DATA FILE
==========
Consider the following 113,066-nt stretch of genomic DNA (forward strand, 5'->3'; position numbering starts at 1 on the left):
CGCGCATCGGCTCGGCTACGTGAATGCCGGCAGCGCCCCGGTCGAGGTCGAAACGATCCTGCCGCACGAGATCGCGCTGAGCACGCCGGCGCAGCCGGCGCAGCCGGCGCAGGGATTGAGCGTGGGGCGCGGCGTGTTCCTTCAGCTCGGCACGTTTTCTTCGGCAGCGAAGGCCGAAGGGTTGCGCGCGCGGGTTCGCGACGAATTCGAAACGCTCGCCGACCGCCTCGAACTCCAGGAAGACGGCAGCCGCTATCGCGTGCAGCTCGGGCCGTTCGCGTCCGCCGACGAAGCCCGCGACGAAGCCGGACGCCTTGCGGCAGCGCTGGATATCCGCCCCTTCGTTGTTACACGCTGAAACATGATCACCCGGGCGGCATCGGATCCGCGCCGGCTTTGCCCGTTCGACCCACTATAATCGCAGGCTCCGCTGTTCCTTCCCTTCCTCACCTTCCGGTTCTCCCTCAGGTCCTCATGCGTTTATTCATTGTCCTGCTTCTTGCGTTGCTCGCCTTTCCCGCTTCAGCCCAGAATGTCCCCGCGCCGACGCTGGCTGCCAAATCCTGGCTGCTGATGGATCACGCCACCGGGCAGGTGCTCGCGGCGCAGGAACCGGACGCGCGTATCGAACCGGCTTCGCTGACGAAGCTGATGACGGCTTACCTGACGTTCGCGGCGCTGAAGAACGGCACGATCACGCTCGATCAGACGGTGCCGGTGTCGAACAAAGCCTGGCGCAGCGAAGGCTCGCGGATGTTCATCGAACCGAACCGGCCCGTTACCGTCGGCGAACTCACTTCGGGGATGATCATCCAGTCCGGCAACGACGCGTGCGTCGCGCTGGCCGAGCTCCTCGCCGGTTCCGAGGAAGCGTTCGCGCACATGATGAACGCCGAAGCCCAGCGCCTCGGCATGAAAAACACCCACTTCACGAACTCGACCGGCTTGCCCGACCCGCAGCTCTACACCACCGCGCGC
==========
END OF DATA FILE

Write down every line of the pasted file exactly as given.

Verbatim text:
Consider the following 113,066-nt stretch of genomic DNA (forward strand, 5'->3'; position numbering starts at 1 on the left):
CGCGCATCGGCTCGGCTACGTGAATGCCGGCAGCGCCCCGGTCGAGGTCGAAACGATCCTGCCGCACGAGATCGCGCTGAGCACGCCGGCGCAGCCGGCGCAGCCGGCGCAGGGATTGAGCGTGGGGCGCGGCGTGTTCCTTCAGCTCGGCACGTTTTCTTCGGCAGCGAAGGCCGAAGGGTTGCGCGCGCGGGTTCGCGACGAATTCGAAACGCTCGCCGACCGCCTCGAACTCCAGGAAGACGGCAGCCGCTATCGCGTGCAGCTCGGGCCGTTCGCGTCCGCCGACGAAGCCCGCGACGAAGCCGGACGCCTTGCGGCAGCGCTGGATATCCGCCCCTTCGTTGTTACACGCTGAAACATGATCACCCGGGCGGCATCGGATCCGCGCCGGCTTTGCCCGTTCGACCCACTATAATCGCAGGCTCCGCTGTTCCTTCCCTTCCTCACCTTCCGGTTCTCCCTCAGGTCCTCATGCGTTTATTCATTGTCCTGCTTCTTGCGTTGCTCGCCTTTCCCGCTTCAGCCCAGAATGTCCCCGCGCCGACGCTGGCTGCCAAATCCTGGCTGCTGATGGATCACGCCACCGGGCAGGTGCTCGCGGCGCAGGAACCGGACGCGCGTATCGAACCGGCTTCGCTGACGAAGCTGATGACGGCTTACCTGACGTTCGCGGCGCTGAAGAACGGCACGATCACGCTCGATCAGACGGTGCCGGTGTCGAACAAAGCCTGGCGCAGCGAAGGCTCGCGGATGTTCATCGAACCGAACCGGCCCGTTACCGTCGGCGAACTCACTTCGGGGATGATCATCCAGTCCGGCAACGACGCGTGCGTCGCGCTGGCCGAGCTCCTCGCCGGTTCCGAGGAAGCGTTCGCGCACATGATGAACGCCGAAGCCCAGCGCCTCGGCATGAAAAACACCCACTTCACGAACTCGACCGGCTTGCCCGACCCGCAGCTCTACACCACCGCGCGC